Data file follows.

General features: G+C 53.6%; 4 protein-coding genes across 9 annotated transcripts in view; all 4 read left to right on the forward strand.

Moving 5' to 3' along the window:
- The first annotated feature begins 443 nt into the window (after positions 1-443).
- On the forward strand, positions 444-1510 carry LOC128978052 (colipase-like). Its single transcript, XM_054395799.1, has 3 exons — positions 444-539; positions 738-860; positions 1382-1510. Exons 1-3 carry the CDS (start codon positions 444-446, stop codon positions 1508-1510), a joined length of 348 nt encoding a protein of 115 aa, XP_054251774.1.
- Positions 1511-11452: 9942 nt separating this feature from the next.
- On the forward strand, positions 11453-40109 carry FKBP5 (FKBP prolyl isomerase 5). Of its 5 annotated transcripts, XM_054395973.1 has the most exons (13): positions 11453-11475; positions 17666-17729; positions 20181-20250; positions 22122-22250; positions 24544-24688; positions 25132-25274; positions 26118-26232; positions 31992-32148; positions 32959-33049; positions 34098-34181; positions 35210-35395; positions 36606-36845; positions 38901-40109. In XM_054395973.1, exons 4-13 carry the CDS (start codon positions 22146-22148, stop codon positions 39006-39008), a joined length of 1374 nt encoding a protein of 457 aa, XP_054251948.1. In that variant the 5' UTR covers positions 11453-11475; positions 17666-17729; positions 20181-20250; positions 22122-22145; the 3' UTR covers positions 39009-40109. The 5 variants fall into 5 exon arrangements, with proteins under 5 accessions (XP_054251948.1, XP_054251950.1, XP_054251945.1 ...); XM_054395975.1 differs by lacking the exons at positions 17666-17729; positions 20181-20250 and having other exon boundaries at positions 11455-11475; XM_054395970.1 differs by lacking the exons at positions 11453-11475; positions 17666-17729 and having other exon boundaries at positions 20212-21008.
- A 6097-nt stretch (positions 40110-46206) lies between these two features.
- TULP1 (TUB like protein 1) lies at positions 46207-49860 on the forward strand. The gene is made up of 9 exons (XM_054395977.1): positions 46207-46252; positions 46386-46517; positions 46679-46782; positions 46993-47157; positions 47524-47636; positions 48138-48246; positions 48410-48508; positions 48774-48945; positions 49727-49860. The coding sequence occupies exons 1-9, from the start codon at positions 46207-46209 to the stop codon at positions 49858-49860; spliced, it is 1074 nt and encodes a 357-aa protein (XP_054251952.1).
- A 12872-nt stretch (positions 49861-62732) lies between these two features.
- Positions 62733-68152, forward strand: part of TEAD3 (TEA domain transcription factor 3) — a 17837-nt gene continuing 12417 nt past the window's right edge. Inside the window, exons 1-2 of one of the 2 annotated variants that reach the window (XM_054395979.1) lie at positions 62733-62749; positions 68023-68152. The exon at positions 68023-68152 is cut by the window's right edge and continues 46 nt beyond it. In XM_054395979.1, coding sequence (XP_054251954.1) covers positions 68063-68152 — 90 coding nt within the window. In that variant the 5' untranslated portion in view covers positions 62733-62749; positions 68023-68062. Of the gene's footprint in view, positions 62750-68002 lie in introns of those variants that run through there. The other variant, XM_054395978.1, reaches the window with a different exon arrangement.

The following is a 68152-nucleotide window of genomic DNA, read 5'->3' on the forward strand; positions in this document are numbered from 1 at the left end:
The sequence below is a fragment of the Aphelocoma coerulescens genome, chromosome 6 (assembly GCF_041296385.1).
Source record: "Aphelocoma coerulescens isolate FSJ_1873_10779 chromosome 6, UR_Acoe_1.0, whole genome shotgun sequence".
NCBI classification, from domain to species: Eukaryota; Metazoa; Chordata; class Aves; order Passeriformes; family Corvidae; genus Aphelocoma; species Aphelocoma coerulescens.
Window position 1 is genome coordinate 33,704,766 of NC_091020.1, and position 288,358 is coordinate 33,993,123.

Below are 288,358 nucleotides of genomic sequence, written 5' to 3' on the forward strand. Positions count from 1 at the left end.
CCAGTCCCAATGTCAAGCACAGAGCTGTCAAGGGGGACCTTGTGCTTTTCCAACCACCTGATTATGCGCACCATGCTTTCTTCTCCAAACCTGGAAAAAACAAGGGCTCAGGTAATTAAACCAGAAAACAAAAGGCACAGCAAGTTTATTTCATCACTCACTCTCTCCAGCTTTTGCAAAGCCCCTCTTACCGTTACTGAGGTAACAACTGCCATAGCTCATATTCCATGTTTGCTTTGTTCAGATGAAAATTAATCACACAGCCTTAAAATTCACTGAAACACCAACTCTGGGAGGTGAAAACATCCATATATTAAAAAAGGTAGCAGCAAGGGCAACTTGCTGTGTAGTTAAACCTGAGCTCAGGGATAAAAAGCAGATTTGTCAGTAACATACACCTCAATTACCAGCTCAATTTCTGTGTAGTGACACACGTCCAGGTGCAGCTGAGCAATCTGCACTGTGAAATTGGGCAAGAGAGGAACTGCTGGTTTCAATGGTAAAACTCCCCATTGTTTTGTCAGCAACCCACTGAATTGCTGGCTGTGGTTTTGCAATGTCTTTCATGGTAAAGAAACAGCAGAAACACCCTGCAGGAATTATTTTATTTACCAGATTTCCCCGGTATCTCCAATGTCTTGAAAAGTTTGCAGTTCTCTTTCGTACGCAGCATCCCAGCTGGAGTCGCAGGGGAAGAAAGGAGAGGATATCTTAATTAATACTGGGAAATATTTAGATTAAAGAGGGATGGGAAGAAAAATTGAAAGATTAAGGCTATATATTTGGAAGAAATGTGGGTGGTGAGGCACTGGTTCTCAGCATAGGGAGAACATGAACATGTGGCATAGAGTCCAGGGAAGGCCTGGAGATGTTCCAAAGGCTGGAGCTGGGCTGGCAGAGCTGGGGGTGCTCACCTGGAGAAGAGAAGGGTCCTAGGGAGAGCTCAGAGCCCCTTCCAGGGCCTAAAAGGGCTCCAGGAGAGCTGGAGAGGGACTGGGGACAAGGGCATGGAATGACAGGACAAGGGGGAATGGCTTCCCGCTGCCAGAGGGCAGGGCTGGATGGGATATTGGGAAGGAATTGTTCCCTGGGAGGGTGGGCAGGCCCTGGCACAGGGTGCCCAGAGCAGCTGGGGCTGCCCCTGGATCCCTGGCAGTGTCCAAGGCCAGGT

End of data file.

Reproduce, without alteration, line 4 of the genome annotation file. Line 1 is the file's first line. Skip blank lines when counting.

- On the forward strand, positions 444-1510 carry LOC128978052 (colipase-like). Its single transcript, XM_054395799.1, has 3 exons — positions 444-539; positions 738-860; positions 1382-1510. Exons 1-3 carry the CDS (start codon positions 444-446, stop codon positions 1508-1510), a joined length of 348 nt encoding a protein of 115 aa, XP_054251774.1.